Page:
Google execs defend tax deal to UK legislators

Google's EMEA president Matt Brittin explains the numbers but tells legislators he didn't know his own salary

Google Matt Brittin

Google's president for Europe, Middle East and Africa, Matt Brittin, explained the company's recent settlement with U.K. tax authorities to the U.K. Parliament's Public Affairs Committee on Feb. 11, 2016. 

Credit: Parliament TV/IDG News Service

Google executives defended the company's recent U.K. tax settlement before a hostile parliamentary committee on Thursday.

Last month, Google announced that it had agreed what some have described as a "sweetheart" deal with Her Majesty's Revenue and Customs [HMRC], the U.K.'s tax authority, following an audit of its tax affairs dating back to 2005.

The deal went down badly with Britons in the process of filing their taxes, and prompted Meg Hillier, chairwoman of Parliament's Public Accounts Committee, to summon Google and HMRC to London to explain the deal to members of Parliament.

Despite having called the company representatives to present evidence on Thursday, committee members seemed on occasion unwilling to hear them out.

Matt Brittin, Google's president for Europe, Middle East and Africa, was interrupted before he could begin an explanation of how the U.K. subsidiary functioned.

"Mr. Brittin, I know the way you operate," Hillier said.

Attempting to raise doubts about Hillier's knowledge of the company, he only got as far as, "I'm not sure," before she interrupted him again.

On other points, though, it was Brittin who was reluctant to answer.

Britons in the process of calculating their tax liabilities for the last year were angry that Google had paid so little, Hillier remarked.

"I fully understand the anger," Brittin said.

Hillier retorted: "Do you really understand the anger? What do you get paid, Mr. Brittin?"

Brittin ducked the latter question repeatedly, offering to disclose the information to the committee privately if it was relevant to its inquiry then, when pressed, saying, "I don't have the exact figure."

Hillier responded incredulously: "You don't know what you get paid, Mr. Brittin? Perhaps you could give us a ballpark figure. Forget the share options, what's your basic salary?" Brittin still declined to answer.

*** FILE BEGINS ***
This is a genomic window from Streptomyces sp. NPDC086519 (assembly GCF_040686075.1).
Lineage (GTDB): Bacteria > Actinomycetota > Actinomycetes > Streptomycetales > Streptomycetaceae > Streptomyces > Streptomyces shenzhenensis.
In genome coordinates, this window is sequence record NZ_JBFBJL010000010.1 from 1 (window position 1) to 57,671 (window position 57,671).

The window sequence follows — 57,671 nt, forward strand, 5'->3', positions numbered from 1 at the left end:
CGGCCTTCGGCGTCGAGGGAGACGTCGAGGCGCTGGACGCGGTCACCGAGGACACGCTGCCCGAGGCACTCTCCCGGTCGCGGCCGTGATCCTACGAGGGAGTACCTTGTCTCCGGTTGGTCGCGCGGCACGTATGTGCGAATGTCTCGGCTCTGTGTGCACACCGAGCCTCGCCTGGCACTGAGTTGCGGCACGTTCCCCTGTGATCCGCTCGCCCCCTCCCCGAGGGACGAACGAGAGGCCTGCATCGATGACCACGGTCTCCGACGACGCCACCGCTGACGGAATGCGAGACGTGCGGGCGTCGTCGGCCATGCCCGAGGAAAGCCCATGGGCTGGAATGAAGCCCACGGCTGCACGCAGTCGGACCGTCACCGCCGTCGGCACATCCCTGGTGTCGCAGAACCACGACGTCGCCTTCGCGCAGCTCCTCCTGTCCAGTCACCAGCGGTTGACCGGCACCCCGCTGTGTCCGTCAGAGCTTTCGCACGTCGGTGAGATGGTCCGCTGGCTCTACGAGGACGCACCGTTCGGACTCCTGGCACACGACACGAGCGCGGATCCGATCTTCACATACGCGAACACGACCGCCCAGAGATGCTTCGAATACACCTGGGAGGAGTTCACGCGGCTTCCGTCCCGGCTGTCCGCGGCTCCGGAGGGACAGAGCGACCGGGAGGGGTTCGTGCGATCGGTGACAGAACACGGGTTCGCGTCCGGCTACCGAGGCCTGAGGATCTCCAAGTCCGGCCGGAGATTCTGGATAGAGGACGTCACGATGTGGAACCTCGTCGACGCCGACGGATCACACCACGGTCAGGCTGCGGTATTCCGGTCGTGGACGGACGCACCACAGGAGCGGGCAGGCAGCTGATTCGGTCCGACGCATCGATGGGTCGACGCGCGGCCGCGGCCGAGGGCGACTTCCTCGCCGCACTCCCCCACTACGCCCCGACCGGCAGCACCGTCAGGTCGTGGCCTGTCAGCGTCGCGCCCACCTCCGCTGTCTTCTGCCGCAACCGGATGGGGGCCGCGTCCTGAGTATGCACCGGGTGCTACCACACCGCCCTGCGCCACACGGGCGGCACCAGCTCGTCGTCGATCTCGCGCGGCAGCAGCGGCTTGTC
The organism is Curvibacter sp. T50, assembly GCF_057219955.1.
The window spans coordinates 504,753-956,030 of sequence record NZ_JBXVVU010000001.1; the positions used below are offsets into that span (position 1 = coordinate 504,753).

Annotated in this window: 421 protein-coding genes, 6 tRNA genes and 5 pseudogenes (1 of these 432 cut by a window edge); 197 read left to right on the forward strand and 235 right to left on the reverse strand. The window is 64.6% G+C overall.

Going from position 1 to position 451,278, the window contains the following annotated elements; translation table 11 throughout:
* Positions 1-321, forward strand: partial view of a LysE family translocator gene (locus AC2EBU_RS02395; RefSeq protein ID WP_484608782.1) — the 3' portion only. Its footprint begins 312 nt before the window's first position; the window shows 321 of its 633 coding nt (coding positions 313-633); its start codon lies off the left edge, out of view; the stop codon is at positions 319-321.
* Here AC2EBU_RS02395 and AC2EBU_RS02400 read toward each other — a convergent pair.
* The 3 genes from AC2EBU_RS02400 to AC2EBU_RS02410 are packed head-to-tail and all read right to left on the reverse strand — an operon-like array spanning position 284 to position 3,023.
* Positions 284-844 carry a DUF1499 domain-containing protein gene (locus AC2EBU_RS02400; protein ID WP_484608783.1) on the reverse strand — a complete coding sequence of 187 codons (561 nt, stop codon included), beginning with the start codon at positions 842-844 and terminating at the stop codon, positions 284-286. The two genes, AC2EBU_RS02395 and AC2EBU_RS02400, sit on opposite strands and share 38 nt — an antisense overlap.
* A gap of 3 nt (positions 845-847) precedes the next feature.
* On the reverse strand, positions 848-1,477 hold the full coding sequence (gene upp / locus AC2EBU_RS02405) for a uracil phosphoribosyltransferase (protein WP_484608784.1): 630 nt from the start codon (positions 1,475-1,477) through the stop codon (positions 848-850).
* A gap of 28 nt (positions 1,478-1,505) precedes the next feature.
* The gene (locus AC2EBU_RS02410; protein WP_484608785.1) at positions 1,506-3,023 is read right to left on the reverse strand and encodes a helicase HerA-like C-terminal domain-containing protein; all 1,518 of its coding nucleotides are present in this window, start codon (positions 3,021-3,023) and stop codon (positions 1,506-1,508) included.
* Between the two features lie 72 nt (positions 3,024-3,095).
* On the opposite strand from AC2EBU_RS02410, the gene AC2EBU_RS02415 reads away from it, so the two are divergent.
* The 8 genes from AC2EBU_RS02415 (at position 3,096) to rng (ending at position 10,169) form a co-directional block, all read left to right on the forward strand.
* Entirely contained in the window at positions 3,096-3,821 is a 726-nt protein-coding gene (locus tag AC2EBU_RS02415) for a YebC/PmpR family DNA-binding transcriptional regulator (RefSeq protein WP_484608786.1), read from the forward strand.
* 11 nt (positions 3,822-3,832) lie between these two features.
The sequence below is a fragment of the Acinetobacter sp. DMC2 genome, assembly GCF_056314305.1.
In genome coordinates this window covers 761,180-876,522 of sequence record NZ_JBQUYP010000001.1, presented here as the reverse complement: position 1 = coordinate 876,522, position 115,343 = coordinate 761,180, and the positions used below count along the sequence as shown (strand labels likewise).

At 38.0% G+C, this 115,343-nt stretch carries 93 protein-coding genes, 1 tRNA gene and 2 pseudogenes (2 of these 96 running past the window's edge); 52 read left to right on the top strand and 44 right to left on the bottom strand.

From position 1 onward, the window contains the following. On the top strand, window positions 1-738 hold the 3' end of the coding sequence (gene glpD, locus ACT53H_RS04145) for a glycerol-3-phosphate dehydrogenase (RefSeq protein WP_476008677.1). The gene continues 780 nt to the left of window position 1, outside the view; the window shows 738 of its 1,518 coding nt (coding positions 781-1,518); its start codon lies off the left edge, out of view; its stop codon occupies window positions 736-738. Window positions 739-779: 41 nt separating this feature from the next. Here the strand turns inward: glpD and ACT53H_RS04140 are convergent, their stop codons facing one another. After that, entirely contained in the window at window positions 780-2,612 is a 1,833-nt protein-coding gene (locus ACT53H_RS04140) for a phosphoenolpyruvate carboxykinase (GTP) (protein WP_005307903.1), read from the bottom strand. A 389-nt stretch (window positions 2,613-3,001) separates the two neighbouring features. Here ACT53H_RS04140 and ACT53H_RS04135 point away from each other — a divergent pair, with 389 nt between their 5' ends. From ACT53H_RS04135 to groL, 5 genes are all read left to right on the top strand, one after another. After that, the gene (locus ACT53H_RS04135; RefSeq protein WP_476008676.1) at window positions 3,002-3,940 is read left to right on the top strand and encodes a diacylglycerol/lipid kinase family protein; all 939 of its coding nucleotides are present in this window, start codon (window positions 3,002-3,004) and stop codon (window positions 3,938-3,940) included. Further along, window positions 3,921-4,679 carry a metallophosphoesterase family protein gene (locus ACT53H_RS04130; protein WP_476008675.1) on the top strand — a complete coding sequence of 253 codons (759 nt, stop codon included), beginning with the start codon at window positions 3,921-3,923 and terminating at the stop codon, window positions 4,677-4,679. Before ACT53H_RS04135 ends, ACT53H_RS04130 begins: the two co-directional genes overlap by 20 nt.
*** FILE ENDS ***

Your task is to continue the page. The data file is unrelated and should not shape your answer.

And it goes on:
The reason that Google's tax deal went down so badly with the British public and parliamentarians was that the U.K. subsidiary only reported £642.4 million (US$920 million) in revenue in to U.K. tax authorities in its 2013 fiscal year, despite its U.S. parent saying it made 10 percent, or $5.6 billion, of its global revenue in the U.K. that year.

Despite that, U.K. profits generate a small fraction of the overall tax bill, Hillier said. In 2013 the U.K. subsidiary had set aside £21.6 million for tax on net profit of £49.2 million.

The commitee previously suggested that the proportion of Google’s global tax paid in the U.K. ought to be closer to the proportion of its global sales made there, rather than the much smaller sum it reported as its U.K. economic activity.

"If those were the rules, that's what we would do, but the rules are, you pay tax on the profit on your economic activity," he said.

Google's settlement with HMRC reflected that principle, he said. "It was the conclusion of a rigorous 10-year tax audit in which we are paying tax at 20 percent like every other U.K. company."

Brittin's attempts to pass complicated financial questions to the parent company's global head of taxation, Vice President of Finance Tom Hutchinson, were brushed aside by committee member Stewart Jackson.

"I'll decide who I ask the questions, thank you very much," Jackson snapped.

Hutchinson was allowed to explain that the sum Google agreed to pay HMRC was not a negotiated settlement. "That's not the way the process works," he said. The £130 million was derived directly from application of the tax rules, he said, with £18 million of the sum due to interest.

None of that sum, though, was paid as a result of a new diverted profits tax widely known as the "Google tax" because it was intended to catch multinational companies using transfer pricing and other techniques to report revenue in the most fiscally favorable jurisdiction. Google was unaffected, said Hutchinson, because the new tax was in effect for only three months of the 10-year period covered by the settlement.

Brittin and Hutchinson spent much of their time trying to explain to committee members that Google recorded its revenue and profit in the country where value was created, and that the vast majority of Google's engineers building the system creating value are in the U.S.

Asked why HMRC's audit took six years -- "longer than the Second World War," one committee member remarked -- Brittin explained: "We did provide them with an awful lot of information."

That information included contracts, interviews with staff, and details of how the company's products operate.

HMRC "listened to customers calling us so they could understand the facts of our operation. We were fully transparent with them," Brittin said.

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